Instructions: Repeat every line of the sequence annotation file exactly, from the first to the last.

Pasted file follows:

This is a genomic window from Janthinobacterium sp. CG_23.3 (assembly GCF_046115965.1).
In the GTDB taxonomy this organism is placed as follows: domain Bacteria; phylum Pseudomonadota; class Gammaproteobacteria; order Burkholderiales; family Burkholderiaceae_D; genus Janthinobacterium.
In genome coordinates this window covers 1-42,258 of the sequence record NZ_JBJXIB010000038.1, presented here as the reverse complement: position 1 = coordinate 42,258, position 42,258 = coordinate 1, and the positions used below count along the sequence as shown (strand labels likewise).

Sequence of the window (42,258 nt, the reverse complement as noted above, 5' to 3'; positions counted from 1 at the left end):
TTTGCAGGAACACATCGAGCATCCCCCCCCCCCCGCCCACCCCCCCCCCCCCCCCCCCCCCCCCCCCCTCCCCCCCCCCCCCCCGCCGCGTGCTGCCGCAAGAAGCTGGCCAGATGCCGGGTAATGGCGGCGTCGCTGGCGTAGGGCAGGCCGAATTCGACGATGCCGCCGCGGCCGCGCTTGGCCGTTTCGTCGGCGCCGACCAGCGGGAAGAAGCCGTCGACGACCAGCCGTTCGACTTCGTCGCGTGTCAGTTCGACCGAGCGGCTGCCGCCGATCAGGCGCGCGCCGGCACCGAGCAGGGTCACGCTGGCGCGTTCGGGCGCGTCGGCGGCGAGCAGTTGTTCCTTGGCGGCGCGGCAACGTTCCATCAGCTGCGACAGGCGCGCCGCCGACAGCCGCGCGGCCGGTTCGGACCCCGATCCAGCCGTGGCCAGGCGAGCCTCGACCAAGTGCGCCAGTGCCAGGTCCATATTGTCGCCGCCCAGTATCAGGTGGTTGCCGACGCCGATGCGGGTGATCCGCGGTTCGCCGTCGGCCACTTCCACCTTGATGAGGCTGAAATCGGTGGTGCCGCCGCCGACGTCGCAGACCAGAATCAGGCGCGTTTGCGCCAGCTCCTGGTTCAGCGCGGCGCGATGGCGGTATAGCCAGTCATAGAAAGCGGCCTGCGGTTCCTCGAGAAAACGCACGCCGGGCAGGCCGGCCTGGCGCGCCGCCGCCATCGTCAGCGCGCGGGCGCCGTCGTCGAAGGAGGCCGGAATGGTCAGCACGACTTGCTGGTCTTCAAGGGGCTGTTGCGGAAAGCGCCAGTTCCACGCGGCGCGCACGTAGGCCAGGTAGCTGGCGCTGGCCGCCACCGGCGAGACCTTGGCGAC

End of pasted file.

This is a genomic window from Janthinobacterium sp. CG_23.3 (assembly GCF_046115965.1).
In the GTDB taxonomy this organism is placed as follows: domain Bacteria; phylum Pseudomonadota; class Gammaproteobacteria; order Burkholderiales; family Burkholderiaceae_D; genus Janthinobacterium.
In genome coordinates this window covers 1-42,258 of the sequence record NZ_JBJXIB010000038.1, presented here as the reverse complement: position 1 = coordinate 42,258, position 42,258 = coordinate 1, and the positions used below count along the sequence as shown (strand labels likewise).

Sequence of the window (42,258 nt, the reverse complement as noted above, 5' to 3'; positions counted from 1 at the left end):
TTTGCAGGAACACATCGAGCATCCCCCCCCCCCCGCCCACCCCCCCCCCCCCCCCCCCCCCCCCCCCCTCCCCCCCCCCCCCCCGCCGCGTGCTGCCGCAAGAAGCTGGCCAGATGCCGGGTAATGGCGGCGTCGCTGGCGTAGGGCAGGCCGAATTCGACGATGCCGCCGCGGCCGCGCTTGGCCGTTTCGTCGGCGCCGACCAGCGGGAAGAAGCCGTCGACGACCAGCCGTTCGACTTCGTCGCGTGTCAGTTCGACCGAGCGGCTGCCGCCGATCAGGCGCGCGCCGGCACCGAGCAGGGTCACGCTGGCGCGTTCGGGCGCGTCGGCGGCGAGCAGTTGTTCCTTGGCGGCGCGGCAACGTTCCATCAGCTGCGACAGGCGCGCCGCCGACAGCCGCGCGGCCGGTTCGGACCCCGATCCAGCCGTGGCCAGGCGAGCCTCGACCAAGTGCGCCAGTGCCAGGTCCATATTGTCGCCGCCCAGTATCAGGTGGTTGCCGACGCCGATGCGGGTGATCCGCGGTTCGCCGTCGGCCACTTCCACCTTGATGAGGCTGAAATCGGTGGTGCCGCCGCCGACGTCGCAGACCAGAATCAGGCGCGTTTGCGCCAGCTCCTGGTTCAGCGCGGCGCGATGGCGGTATAGCCAGTCATAGAAAGCGGCCTGCGGTTCCTCGAGAAAACGCACGCCGGGCAGGCCGGCCTGGCGCGCCGCCGCCATCGTCAGCGCGCGGGCGCCGTCGTCGAAGGAGGCCGGAATGGTCAGCACGACTTGCTGGTCTTCAAGGGGCTGTTGCGGAAAGCGCCAGTTCCACGCGGCGCGCACGTAGGCCAGGTAGCTGGCGCTGGCCGCCACCGGCGAGACCTTGGCGAC